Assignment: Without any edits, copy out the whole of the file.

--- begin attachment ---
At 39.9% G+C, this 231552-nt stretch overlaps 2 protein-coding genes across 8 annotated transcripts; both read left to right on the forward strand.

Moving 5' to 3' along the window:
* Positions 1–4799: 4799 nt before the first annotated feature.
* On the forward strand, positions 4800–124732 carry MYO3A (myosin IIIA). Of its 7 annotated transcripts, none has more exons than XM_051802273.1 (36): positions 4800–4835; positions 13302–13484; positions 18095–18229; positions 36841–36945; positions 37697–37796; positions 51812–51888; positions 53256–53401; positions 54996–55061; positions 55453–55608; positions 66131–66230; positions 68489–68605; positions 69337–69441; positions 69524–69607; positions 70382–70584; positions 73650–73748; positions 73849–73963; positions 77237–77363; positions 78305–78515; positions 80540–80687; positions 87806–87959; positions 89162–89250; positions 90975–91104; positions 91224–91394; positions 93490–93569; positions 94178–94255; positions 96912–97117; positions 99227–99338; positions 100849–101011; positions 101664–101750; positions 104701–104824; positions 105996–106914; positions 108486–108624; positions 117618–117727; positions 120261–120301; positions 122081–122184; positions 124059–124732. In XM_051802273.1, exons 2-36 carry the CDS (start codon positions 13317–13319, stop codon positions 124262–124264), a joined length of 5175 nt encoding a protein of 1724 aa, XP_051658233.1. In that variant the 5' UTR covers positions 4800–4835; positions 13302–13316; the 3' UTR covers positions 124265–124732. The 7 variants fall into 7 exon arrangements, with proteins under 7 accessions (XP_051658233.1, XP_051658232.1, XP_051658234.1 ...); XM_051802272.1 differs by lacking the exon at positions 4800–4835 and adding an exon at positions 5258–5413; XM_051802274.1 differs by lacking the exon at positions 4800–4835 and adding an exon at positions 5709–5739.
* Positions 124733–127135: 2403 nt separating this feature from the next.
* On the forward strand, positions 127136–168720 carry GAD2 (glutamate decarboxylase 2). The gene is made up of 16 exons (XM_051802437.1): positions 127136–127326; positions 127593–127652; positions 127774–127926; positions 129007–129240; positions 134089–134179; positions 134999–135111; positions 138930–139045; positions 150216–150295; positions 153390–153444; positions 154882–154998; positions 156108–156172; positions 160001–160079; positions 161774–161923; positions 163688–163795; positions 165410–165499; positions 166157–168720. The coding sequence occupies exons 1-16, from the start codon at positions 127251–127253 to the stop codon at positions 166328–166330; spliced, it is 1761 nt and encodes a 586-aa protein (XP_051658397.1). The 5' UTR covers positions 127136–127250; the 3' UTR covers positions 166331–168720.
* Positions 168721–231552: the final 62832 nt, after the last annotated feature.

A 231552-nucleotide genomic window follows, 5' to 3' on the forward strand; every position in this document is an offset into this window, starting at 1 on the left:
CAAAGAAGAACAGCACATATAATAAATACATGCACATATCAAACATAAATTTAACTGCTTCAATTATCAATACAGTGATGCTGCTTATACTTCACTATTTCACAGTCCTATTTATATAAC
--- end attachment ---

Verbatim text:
At 39.9% G+C, this 231552-nt stretch overlaps 2 protein-coding genes across 8 annotated transcripts; both read left to right on the forward strand.

Moving 5' to 3' along the window:
* Positions 1–4799: 4799 nt before the first annotated feature.
* On the forward strand, positions 4800–124732 carry MYO3A (myosin IIIA). Of its 7 annotated transcripts, none has more exons than XM_051802273.1 (36): positions 4800–4835; positions 13302–13484; positions 18095–18229; positions 36841–36945; positions 37697–37796; positions 51812–51888; positions 53256–53401; positions 54996–55061; positions 55453–55608; positions 66131–66230; positions 68489–68605; positions 69337–69441; positions 69524–69607; positions 70382–70584; positions 73650–73748; positions 73849–73963; positions 77237–77363; positions 78305–78515; positions 80540–80687; positions 87806–87959; positions 89162–89250; positions 90975–91104; positions 91224–91394; positions 93490–93569; positions 94178–94255; positions 96912–97117; positions 99227–99338; positions 100849–101011; positions 101664–101750; positions 104701–104824; positions 105996–106914; positions 108486–108624; positions 117618–117727; positions 120261–120301; positions 122081–122184; positions 124059–124732. In XM_051802273.1, exons 2-36 carry the CDS (start codon positions 13317–13319, stop codon positions 124262–124264), a joined length of 5175 nt encoding a protein of 1724 aa, XP_051658233.1. In that variant the 5' UTR covers positions 4800–4835; positions 13302–13316; the 3' UTR covers positions 124265–124732. The 7 variants fall into 7 exon arrangements, with proteins under 7 accessions (XP_051658233.1, XP_051658232.1, XP_051658234.1 ...); XM_051802272.1 differs by lacking the exon at positions 4800–4835 and adding an exon at positions 5258–5413; XM_051802274.1 differs by lacking the exon at positions 4800–4835 and adding an exon at positions 5709–5739.
* Positions 124733–127135: 2403 nt separating this feature from the next.
* On the forward strand, positions 127136–168720 carry GAD2 (glutamate decarboxylase 2). The gene is made up of 16 exons (XM_051802437.1): positions 127136–127326; positions 127593–127652; positions 127774–127926; positions 129007–129240; positions 134089–134179; positions 134999–135111; positions 138930–139045; positions 150216–150295; positions 153390–153444; positions 154882–154998; positions 156108–156172; positions 160001–160079; positions 161774–161923; positions 163688–163795; positions 165410–165499; positions 166157–168720. The coding sequence occupies exons 1-16, from the start codon at positions 127251–127253 to the stop codon at positions 166328–166330; spliced, it is 1761 nt and encodes a 586-aa protein (XP_051658397.1). The 5' UTR covers positions 127136–127250; the 3' UTR covers positions 166331–168720.
* Positions 168721–231552: the final 62832 nt, after the last annotated feature.

A 231552-nucleotide genomic window follows, 5' to 3' on the forward strand; every position in this document is an offset into this window, starting at 1 on the left:
CAAAGAAGAACAGCACATATAATAAATACATGCACATATCAAACATAAATTTAACTGCTTCAATTATCAATACAGTGATGCTGCTTATACTTCACTATTTCACAGTCCTATTTATATAAC